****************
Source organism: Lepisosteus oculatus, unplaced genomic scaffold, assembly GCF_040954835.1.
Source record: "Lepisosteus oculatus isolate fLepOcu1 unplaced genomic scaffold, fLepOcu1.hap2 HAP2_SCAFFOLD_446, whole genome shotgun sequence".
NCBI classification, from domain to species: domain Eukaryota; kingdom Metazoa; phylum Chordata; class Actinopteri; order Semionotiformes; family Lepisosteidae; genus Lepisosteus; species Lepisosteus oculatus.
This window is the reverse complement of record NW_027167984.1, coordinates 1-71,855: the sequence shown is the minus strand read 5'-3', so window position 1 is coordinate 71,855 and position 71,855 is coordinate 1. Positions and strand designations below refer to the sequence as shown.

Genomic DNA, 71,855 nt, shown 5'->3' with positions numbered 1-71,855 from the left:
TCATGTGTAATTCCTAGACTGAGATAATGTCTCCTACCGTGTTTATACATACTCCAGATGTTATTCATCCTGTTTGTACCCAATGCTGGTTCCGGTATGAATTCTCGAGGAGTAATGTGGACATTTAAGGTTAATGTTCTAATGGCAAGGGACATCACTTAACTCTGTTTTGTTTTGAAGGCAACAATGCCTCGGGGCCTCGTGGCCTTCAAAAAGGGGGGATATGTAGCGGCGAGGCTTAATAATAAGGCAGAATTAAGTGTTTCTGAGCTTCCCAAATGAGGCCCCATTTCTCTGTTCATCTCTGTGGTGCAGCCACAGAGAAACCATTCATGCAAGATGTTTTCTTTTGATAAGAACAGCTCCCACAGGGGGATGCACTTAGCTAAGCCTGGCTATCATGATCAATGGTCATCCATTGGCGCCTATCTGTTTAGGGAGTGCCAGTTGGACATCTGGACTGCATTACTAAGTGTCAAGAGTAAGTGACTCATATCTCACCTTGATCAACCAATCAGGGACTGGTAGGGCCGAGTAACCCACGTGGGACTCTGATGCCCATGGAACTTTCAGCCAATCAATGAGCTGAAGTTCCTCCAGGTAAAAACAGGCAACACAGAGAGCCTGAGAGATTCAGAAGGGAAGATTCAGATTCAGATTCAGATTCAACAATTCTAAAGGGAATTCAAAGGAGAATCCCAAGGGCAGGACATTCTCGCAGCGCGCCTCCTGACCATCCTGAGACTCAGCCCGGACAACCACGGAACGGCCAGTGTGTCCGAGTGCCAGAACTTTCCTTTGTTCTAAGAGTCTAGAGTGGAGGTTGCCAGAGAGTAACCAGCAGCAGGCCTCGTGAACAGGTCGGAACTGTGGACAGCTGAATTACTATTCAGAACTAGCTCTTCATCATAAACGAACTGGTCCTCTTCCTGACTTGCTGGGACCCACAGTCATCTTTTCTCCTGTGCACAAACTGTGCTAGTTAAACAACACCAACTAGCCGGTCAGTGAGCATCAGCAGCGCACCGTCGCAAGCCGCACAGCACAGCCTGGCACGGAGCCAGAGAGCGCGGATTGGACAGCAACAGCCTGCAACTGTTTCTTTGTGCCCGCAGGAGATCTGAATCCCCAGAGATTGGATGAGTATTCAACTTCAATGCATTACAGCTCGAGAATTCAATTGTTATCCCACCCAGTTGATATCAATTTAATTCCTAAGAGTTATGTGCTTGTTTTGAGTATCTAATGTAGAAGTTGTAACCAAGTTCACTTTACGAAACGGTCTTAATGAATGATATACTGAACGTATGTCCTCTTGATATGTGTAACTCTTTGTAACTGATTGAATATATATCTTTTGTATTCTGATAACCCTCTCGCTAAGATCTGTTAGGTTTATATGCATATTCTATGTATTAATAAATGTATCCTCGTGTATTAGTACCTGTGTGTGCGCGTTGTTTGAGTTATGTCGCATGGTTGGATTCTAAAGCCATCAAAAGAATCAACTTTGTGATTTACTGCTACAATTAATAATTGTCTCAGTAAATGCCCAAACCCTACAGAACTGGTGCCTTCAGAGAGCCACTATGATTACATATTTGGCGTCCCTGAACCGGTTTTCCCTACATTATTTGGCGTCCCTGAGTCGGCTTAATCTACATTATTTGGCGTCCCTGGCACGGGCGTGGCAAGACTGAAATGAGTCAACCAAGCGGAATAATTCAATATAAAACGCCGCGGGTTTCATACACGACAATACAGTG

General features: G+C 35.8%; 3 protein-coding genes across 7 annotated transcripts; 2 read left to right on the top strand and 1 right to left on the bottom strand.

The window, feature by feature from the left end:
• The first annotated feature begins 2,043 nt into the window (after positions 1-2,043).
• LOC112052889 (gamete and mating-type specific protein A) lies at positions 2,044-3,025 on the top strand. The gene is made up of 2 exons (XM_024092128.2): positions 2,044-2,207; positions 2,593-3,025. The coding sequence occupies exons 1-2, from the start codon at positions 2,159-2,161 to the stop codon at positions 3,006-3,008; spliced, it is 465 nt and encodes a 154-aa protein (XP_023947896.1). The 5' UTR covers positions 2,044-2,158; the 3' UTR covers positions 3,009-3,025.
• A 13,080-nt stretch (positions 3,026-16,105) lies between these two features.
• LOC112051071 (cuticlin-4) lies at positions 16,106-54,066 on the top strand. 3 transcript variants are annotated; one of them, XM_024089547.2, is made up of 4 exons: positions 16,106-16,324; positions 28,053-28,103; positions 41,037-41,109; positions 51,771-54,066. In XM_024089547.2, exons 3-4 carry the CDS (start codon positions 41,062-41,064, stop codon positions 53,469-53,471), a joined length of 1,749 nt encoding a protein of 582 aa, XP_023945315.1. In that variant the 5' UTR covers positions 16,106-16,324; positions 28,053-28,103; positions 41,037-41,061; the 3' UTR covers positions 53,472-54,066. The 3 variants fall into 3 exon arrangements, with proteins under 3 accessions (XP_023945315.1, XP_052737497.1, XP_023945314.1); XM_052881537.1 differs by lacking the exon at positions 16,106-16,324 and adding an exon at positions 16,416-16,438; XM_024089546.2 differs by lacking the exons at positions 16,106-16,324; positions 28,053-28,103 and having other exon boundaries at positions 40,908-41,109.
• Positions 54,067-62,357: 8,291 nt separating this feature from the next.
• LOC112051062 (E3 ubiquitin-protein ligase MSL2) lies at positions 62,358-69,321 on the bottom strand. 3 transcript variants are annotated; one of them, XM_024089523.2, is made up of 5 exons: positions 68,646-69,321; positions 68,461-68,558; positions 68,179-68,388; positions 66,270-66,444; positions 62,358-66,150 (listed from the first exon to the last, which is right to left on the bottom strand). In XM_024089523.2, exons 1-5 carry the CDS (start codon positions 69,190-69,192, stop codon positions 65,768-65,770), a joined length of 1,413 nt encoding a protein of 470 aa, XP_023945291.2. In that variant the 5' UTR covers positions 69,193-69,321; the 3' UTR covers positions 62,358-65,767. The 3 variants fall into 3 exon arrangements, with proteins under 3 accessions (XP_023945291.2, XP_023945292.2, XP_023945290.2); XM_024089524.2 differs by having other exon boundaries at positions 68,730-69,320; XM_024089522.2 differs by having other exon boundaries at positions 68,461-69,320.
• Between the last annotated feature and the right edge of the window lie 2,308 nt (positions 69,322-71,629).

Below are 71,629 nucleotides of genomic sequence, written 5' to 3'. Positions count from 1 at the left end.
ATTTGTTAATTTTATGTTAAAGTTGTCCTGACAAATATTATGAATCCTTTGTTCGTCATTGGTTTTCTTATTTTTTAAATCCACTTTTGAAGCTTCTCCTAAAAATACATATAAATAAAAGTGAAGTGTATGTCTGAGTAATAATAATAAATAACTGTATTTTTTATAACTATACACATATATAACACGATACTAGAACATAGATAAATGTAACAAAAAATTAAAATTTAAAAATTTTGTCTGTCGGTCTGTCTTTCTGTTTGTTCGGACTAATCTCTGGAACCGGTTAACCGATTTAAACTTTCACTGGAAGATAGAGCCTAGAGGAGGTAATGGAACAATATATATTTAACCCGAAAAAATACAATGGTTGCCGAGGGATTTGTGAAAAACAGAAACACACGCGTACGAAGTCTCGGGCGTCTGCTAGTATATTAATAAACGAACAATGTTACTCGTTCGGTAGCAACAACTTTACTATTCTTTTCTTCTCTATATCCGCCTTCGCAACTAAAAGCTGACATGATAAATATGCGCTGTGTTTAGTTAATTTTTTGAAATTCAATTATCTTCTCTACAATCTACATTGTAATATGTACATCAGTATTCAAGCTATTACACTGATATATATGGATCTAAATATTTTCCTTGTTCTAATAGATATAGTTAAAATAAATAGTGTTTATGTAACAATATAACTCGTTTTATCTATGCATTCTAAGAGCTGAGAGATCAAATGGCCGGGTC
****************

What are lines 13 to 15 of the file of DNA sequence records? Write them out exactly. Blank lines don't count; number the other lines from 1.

• Positions 54,067-62,357: 8,291 nt separating this feature from the next.
• LOC112051062 (E3 ubiquitin-protein ligase MSL2) lies at positions 62,358-69,321 on the bottom strand. 3 transcript variants are annotated; one of them, XM_024089523.2, is made up of 5 exons: positions 68,646-69,321; positions 68,461-68,558; positions 68,179-68,388; positions 66,270-66,444; positions 62,358-66,150 (listed from the first exon to the last, which is right to left on the bottom strand). In XM_024089523.2, exons 1-5 carry the CDS (start codon positions 69,190-69,192, stop codon positions 65,768-65,770), a joined length of 1,413 nt encoding a protein of 470 aa, XP_023945291.2. In that variant the 5' UTR covers positions 69,193-69,321; the 3' UTR covers positions 62,358-65,767. The 3 variants fall into 3 exon arrangements, with proteins under 3 accessions (XP_023945291.2, XP_023945292.2, XP_023945290.2); XM_024089524.2 differs by having other exon boundaries at positions 68,730-69,320; XM_024089522.2 differs by having other exon boundaries at positions 68,461-69,320.
• Between the last annotated feature and the right edge of the window lie 2,308 nt (positions 69,322-71,629).